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|Citizenship||United States of America|
|Alma mater||Johns Hopkins University|
Joseph Millar is an American poet. He was raised in western Pennsylvania and after an adult life spent mostly in the SF Bay Area and the Northwest, he divides his time between Raleigh, NC and Richmond, CA.
Millar received an MA degree from Johns Hopkins University in 1970. He has worked as a telephone installation foreman and commercial fisherman and in 1997 gave up this blue collar life to try his hand at teaching. He has poems about fatherhood, labor, relationships and the life of the American man in the 20th Century.
His work has appeared in many magazines and journals, including The Alaska Quarterly Review, "DoubleTake," Ploughshares,Poetry International, and Prairie Schooner, The Southern Review, TriQuarterly, New Letters, Raleigh Review and Shenandoah.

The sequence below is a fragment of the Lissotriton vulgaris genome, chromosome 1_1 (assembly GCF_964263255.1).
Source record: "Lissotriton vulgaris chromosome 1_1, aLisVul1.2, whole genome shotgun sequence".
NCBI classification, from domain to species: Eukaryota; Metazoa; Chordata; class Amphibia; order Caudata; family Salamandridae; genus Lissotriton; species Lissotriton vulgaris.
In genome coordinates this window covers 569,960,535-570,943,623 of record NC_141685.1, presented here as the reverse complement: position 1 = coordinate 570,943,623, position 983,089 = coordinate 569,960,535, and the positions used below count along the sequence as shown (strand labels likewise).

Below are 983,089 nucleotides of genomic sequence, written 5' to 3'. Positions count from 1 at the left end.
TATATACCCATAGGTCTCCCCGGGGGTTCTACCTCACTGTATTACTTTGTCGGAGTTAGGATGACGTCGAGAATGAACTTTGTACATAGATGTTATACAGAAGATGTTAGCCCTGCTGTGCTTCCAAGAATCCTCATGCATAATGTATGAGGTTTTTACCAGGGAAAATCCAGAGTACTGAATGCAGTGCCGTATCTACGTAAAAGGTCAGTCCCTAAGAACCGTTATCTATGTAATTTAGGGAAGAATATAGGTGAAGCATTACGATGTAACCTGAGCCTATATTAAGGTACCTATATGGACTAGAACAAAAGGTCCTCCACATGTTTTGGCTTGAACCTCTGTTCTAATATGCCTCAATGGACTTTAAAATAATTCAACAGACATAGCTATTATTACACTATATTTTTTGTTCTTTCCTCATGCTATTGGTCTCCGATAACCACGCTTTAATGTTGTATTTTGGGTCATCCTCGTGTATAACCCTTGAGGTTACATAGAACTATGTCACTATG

In 2002, Millar was awarded a Grant from the National Endowment for the Arts, and in 2008 his work won a Pushcart Prize. He has also been the recipient of grants from the Montalvo Center for the Arts and from Oregon Literary Arts. In 2012, he was selected as a Guggenheim Fellow.
- Overtime: Poems, Eastern Washington University Press, 2001, ISBN 9780910055741, a finalist for the Oregon Book Award,
- Fortune, Eastern Washington University Press, 2007, ISBN 9781597660266,
- Blue Rust, Carnegie Mellon University Press, 2012, ISBN 9780887485497. 
- Kingdom, Carnegie Mellon University Press, 2017, ISBN 978-0887486210
- "Slow Dancer", Cherry Valley Editions, 1992,
- "Nightbound", Idaho Review Press, 2009
- "Bestiary," from Red Dragonfly Press, 2010.
- J. Scott Brownlee (January 10, 2012). "BLUE RUST by Joseph Millar". Rattle.
Elegiac snap-shots of 1960’s-1970’s industrial America like this one can be found throughout Blue Rust and make the collection’s title, given the ongoing economic downturn of the United States, seem particularly apt.
- Tim McBride (Fall 2012). "Review of Blue Rust" (PDF). Prairie Schooner.
In his remarkable third collection, Blue Rust, he lays down the shield of irony without taking up the consolations of easy sentiment or posturing despair.
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